||It is well established that interfaces (both single and bi-metal) can act as sources and sinks for both point and planar defects such as dislocations and twins and as such can play an important role in determining the overall mechanical response of a material. In general, due to differences in elastic properties and deformation response of specific interfaces with respect to an externally applied stress, deformation at the microstructural scale is heterogeneous.. This can lead to differences in strain accumulation, cause structural changes and transformations within the interface, and generate additional gradients in neighboring grains. Due to these effects, the local stress and strain tensors can differ significantly from globally imposed stress states.
This symposium will examine how heterogeneous strains and transformations originating from interfaces can be characterized, analyzed, modeled, and used to account for and ultimately predict continuum scale properties, involving all aspects of material production and service, from initial solidification or consolidation to crack or void nucleation, and the processes by which damage coalescence becomes large enough to be modeled with continuum modeling strategies.
Topics anticipated include, but are not limited to:
• Characterization of heterogeneous strains due to grain or phase boundaries
• Atomistic modeling of deformation that includes grain or phase boundaries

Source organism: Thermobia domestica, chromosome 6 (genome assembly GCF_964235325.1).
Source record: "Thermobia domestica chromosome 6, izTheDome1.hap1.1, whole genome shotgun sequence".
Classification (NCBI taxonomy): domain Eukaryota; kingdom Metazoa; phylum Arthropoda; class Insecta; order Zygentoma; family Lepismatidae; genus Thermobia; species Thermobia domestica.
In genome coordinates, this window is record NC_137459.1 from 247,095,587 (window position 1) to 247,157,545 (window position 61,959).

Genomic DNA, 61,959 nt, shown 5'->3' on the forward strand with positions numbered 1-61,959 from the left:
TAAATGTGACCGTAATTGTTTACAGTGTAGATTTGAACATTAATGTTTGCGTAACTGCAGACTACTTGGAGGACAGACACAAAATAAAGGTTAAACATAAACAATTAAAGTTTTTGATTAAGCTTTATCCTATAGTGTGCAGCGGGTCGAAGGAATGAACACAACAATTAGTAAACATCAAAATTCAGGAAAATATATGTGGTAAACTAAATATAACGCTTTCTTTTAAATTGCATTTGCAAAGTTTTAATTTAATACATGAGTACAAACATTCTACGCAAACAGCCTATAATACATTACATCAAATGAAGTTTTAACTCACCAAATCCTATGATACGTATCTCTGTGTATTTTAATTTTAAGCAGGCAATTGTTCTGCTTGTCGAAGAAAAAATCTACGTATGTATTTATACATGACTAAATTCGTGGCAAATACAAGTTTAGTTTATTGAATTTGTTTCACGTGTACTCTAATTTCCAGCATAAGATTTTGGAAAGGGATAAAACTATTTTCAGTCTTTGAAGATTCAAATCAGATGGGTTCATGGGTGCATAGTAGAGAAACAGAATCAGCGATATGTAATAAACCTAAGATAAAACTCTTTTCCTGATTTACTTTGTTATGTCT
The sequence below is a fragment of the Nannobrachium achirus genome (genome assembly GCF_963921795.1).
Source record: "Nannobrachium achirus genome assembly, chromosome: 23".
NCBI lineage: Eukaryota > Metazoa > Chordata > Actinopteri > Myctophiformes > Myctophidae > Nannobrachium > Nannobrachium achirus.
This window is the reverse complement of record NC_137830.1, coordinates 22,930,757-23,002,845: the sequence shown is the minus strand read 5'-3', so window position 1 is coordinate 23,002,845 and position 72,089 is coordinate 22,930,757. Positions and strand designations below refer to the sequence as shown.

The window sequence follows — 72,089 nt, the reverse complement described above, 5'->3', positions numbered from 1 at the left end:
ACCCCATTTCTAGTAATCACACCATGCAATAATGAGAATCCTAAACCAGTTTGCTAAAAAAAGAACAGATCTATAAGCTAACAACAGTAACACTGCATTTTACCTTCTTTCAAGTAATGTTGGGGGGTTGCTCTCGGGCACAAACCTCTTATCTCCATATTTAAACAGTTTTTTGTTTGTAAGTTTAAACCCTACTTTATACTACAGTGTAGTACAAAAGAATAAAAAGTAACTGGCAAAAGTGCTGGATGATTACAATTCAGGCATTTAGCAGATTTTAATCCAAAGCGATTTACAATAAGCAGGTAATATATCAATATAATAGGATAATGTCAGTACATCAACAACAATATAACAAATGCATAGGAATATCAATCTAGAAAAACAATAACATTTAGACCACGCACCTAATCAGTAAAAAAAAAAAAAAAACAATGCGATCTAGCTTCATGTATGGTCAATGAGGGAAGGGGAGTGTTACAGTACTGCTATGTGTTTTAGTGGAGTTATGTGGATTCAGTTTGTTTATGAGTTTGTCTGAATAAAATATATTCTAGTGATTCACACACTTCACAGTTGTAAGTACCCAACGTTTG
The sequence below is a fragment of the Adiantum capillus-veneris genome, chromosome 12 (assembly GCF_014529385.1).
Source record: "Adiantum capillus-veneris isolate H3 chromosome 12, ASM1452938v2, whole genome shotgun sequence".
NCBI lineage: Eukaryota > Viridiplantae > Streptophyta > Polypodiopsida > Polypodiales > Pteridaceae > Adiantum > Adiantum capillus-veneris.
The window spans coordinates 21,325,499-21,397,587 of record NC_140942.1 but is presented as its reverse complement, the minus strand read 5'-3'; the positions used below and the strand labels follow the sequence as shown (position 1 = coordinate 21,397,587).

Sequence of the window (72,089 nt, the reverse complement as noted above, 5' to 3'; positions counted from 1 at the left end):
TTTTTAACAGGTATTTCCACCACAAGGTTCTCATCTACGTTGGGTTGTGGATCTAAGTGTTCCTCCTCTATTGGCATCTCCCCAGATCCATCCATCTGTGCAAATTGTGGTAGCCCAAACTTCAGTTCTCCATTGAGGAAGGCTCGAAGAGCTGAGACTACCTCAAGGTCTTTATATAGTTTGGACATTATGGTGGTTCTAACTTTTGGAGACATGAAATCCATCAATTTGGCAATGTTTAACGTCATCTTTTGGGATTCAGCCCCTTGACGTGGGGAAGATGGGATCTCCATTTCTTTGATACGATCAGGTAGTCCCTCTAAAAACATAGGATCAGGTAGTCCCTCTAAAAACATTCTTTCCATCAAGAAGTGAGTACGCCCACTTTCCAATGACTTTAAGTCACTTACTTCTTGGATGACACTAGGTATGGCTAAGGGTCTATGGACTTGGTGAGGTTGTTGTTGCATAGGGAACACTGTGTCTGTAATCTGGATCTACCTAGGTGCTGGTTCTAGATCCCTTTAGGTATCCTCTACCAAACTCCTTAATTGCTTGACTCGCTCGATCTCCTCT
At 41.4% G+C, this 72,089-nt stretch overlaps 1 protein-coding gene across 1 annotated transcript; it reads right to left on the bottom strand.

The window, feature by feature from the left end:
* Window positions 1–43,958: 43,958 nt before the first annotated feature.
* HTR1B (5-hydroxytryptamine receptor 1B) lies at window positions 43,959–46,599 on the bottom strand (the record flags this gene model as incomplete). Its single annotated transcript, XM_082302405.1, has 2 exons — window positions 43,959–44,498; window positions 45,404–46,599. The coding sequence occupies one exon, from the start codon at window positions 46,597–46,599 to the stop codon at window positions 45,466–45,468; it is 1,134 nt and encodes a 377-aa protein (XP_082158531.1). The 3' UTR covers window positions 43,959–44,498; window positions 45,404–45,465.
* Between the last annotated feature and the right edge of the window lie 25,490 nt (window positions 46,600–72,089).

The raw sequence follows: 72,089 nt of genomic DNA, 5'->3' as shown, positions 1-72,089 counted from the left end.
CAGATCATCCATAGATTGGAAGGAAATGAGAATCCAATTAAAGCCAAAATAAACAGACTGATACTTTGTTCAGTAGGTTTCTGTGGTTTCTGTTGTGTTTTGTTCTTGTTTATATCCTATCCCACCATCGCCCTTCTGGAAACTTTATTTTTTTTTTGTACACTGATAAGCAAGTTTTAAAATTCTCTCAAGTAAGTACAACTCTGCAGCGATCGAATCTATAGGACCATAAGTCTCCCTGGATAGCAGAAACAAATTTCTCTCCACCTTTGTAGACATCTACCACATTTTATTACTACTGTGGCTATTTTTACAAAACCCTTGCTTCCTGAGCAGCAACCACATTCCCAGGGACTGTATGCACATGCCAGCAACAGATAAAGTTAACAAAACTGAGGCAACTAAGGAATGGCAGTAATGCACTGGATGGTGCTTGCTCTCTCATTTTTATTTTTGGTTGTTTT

• Boundaries as dislocation or partial dislocation sources and sinks
• Slip transfer/slip penetration and deformation details at interfaces
• Meso-scale modeling of ensembles of grains
• Crystal plasticity and/or transformation modeling
• Damage and crack nucleation at grain or phase boundaries
• Influence of grain boundary structure or character on microstructure evolution
• Concurrent dislocation generation and recovery processes at grain boundaries
• Influence of grain boundary precipitates on plasticity and phase transformations
• Coupling between the local grain boundary structure and other properties of materials
• The composition, structure, stability and transition of grain boundary complexion (a.k.a., 2-D interfacial “phase”)
• Influence of alloy or impurity atoms on localized boundary deformation
• Formation of boundaries during deformation such as cell-wall structure, GNBs, IDBs, cell-block boundaries, etc.